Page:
Happy Together

Happy Together film review

“Turns out lonely people are all the same”

Rating: 5 out of 5.

Wong Kar-wai’s Hong Kong romance Happy Together (1997) stores most of its meaning in its title. The English translation was inspired by The Turtles’ 1967 song of the same name, which was then covered by Danny Chung on the film’s soundtrack. The Chinese title (春光乍洩 ) can be interpreted in two ways – either as an idiomatic expression that alludes to “spring sunshine emerging to bring the world alive”, or a glimpse of something intimate, such as one’s underwear. In this case, both explanations seem apt. Happy Together is also one of the films in the New Queer Cinema movement.

Carried away to Buenos Aires by the turbulent current of their on-again off-again relationship, Lai Yiu-Fai (Tony Leung Chiu-wai) and Ho Po-Wing (Leslie Cheung) find themselves battling the same exhausting forces that always put an end to their bliss. Stuck in Argentina with no money to get back to Hong Kong, the two succumb to the grime and poverty of the city, coming together whenever their separate paths turn out to be dead-end streets. But as the two try to control the passion that seems so volatile that it is almost insurmountable, it becomes clear that in order to break free, one of them will have to be left behind.

The words “let’s start over”, meant to instil joyful hope, symbolise anything but new beginnings. Their echo freezes Lai Yiu-Fai in a state of horror every time he hears them. After all, he is well-aware of the torment and agony that he will have to endure before he hears them again. The words also allude to the magnetic pull between the two doomed men, and the tantalising flow of emotion that leaves them haggard and broken. The entire plot is, oddly enough, embedded in the kind of emotional displacement that completely erases the issue of gender, becoming quite asexual as a result. Instead, we are faced with two human beings cowering from the scowl of loneliness.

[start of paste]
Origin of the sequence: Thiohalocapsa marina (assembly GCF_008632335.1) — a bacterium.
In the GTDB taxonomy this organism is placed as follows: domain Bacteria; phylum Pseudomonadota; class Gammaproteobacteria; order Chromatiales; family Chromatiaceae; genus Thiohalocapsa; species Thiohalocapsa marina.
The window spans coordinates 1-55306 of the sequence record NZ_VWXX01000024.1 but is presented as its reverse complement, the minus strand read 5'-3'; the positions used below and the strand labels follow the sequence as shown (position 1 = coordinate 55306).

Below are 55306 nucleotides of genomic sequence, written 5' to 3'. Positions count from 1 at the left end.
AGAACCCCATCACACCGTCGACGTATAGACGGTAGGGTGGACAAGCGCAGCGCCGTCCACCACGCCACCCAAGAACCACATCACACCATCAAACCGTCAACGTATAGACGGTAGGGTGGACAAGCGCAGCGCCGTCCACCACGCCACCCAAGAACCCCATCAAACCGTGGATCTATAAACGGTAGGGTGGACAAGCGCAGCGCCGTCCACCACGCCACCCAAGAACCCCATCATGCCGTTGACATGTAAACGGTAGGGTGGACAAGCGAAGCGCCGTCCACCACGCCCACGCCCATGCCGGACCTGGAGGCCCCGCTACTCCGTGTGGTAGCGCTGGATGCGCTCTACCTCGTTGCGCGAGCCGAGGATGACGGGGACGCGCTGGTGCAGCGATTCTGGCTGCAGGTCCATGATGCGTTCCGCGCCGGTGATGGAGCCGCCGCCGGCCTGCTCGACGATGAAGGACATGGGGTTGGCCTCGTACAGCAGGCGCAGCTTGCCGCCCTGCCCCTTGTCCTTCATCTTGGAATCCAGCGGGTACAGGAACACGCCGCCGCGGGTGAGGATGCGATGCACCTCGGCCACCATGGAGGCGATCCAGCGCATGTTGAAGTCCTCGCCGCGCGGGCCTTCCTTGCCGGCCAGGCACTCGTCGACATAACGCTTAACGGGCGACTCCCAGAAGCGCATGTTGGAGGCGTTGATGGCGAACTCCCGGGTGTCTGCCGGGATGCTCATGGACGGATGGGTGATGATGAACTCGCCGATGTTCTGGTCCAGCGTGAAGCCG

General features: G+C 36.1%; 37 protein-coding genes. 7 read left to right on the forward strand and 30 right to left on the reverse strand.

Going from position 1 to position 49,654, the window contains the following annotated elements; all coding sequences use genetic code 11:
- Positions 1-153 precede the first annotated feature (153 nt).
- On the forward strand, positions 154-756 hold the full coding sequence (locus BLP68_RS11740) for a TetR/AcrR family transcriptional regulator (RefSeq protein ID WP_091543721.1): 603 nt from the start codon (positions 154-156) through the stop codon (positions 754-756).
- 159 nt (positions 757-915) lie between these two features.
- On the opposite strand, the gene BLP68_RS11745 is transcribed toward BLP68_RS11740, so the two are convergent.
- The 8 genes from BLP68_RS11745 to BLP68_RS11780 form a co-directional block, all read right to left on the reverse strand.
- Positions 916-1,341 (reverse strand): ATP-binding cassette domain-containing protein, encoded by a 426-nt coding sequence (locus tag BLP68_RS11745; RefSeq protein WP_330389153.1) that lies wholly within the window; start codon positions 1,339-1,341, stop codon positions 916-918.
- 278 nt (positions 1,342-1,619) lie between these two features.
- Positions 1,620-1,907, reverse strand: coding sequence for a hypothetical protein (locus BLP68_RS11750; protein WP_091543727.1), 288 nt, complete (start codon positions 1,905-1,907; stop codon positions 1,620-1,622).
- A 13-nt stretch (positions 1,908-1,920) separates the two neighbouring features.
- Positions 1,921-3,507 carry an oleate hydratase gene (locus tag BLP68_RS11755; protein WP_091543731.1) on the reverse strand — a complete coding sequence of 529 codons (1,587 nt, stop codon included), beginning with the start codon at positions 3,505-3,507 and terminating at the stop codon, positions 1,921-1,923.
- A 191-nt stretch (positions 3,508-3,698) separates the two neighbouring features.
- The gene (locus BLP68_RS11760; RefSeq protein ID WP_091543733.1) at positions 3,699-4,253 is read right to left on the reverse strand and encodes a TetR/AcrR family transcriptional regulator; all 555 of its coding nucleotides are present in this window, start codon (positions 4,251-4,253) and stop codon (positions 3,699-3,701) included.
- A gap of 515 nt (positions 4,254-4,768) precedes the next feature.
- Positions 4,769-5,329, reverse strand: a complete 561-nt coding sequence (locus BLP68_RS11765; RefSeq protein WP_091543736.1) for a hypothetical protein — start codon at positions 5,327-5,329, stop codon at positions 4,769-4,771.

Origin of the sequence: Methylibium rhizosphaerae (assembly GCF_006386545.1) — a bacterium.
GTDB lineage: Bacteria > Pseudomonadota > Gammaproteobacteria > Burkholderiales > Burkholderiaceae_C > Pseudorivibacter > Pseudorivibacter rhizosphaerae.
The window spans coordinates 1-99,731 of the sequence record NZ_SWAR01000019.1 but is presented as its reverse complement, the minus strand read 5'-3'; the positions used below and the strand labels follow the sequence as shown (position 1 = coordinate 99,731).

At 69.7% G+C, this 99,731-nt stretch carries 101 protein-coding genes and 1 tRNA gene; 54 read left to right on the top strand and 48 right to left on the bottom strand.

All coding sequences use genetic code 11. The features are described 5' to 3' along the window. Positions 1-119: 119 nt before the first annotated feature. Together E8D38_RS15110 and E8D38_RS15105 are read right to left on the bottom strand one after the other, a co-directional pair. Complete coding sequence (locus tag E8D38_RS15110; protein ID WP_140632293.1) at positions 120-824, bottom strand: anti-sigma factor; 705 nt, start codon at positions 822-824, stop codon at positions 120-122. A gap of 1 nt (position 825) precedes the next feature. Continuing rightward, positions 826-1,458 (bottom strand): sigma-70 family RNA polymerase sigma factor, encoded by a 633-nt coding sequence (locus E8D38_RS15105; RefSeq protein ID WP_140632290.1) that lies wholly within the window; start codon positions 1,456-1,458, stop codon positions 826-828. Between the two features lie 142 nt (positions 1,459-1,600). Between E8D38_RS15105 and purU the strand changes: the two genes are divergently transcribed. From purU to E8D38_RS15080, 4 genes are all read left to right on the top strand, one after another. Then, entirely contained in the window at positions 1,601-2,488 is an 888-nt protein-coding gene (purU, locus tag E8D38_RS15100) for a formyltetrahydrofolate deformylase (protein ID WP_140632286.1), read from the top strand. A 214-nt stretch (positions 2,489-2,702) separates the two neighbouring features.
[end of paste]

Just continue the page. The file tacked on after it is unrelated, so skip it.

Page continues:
Every aspect of the film adds to the dream-like impression it makes on the audience. The rough, hand-held camera is aware of its amateur sway, alluding to the presence of a third-person and heightening the intimacy between the two men. The grainy screen is either doused in saturated colour, or stripped so raw that it reverts back to its black and white roots. There is no light when your love is not by your side, it would seem. Moments of harrowing self-reflection are irritated further by sleepy tango music, teasing the union of bodies the two men once cherished.

And against the backdrop of Christopher Doyle’s sensual cinematography, a rollercoaster of emotion steals us away. Happy Together presents a perverse need we all share – the urge to seduce and repel, then do it all over again. This cycle of self-destruction illustrates the deceitful nature of passion, the portrayal of which is rarely attempted in film, as no one has ever reached its true depth. By removing the two protagonists from the rest of the world, the silent sacrifices they make for each other are brought to the surface, only to be dissolved again when possessiveness rears its ugly head.

The poverty they trudge through reflects the deterioration within, forcing the film to surrender to the kind of rawness that makes every fleeting emotion on the men’s faces echo hollowly in our minds. Most importantly, however, the coarse exterior of Happy Together never once tries to seduce the audience. It thrives on the brutally minimalist existence it shackles its protagonists to. It bristles in the ugliness we are used to overlooking. You will find no romanticism in this portrayal of the inner-workings of the heart. As it turns out, joy and despair are only a breath apart.

Available on:

Amazon, Criterion Channel

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